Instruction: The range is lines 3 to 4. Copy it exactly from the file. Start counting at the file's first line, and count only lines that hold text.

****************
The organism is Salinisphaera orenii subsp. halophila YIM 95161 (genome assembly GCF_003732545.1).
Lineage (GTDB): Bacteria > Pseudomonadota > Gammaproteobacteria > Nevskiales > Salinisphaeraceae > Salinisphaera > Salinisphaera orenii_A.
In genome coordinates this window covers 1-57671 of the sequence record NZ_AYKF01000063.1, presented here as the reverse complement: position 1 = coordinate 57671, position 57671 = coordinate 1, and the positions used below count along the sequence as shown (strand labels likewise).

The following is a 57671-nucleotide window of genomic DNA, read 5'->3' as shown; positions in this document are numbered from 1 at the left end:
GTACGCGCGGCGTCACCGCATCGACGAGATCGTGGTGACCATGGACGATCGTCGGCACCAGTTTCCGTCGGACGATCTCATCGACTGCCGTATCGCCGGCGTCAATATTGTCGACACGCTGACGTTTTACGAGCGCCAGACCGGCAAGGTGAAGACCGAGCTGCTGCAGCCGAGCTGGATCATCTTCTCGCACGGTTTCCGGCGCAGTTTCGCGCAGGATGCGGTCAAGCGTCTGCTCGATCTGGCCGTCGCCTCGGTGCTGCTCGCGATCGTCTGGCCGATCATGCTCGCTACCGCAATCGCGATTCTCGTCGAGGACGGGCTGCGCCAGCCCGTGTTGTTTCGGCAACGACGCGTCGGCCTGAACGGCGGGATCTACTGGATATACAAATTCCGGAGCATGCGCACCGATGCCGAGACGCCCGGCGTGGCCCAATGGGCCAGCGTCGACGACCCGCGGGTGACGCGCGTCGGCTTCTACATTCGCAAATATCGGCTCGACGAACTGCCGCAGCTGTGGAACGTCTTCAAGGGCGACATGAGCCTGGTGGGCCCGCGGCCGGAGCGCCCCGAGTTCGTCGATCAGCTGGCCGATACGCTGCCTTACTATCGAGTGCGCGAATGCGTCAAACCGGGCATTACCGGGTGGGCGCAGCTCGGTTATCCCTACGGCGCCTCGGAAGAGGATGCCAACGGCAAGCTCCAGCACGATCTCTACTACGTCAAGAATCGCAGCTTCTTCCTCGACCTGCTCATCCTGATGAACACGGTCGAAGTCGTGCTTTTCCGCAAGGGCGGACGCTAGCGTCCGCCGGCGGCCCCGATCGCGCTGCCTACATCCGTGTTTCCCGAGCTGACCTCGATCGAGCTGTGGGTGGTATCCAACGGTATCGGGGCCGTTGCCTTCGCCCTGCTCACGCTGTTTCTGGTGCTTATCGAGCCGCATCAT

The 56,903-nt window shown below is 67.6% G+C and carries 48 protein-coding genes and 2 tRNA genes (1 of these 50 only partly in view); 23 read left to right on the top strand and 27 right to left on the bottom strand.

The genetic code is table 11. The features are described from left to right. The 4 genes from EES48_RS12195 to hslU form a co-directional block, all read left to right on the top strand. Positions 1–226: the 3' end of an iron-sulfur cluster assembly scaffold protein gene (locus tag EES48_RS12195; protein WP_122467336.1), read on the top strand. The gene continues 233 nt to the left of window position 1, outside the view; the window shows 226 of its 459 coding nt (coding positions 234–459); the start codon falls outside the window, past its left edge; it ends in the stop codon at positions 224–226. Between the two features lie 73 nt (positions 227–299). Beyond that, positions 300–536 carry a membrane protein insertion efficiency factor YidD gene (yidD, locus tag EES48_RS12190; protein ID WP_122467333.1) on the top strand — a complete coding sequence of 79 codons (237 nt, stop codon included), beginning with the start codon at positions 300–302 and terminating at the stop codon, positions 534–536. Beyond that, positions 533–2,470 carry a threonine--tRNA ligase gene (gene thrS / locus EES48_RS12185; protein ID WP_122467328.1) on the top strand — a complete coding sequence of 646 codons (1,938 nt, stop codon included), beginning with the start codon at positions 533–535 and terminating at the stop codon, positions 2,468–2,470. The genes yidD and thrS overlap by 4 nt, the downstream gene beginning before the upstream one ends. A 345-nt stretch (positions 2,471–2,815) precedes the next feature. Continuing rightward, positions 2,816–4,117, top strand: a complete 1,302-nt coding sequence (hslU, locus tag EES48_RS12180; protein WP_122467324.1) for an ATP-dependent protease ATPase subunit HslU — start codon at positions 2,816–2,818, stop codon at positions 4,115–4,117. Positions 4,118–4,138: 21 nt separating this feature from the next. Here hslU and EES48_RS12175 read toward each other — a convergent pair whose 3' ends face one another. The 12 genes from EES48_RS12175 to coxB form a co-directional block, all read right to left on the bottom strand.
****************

In genome coordinates this window covers 1-57671 of the sequence record NZ_AYKF01000063.1, presented here as the reverse complement: position 1 = coordinate 57671, position 57671 = coordinate 1, and the positions used below count along the sequence as shown (strand labels likewise).

The following is a 57671-nucleotide window of genomic DNA, read 5'->3' as shown; positions in this document are numbered from 1 at the left end: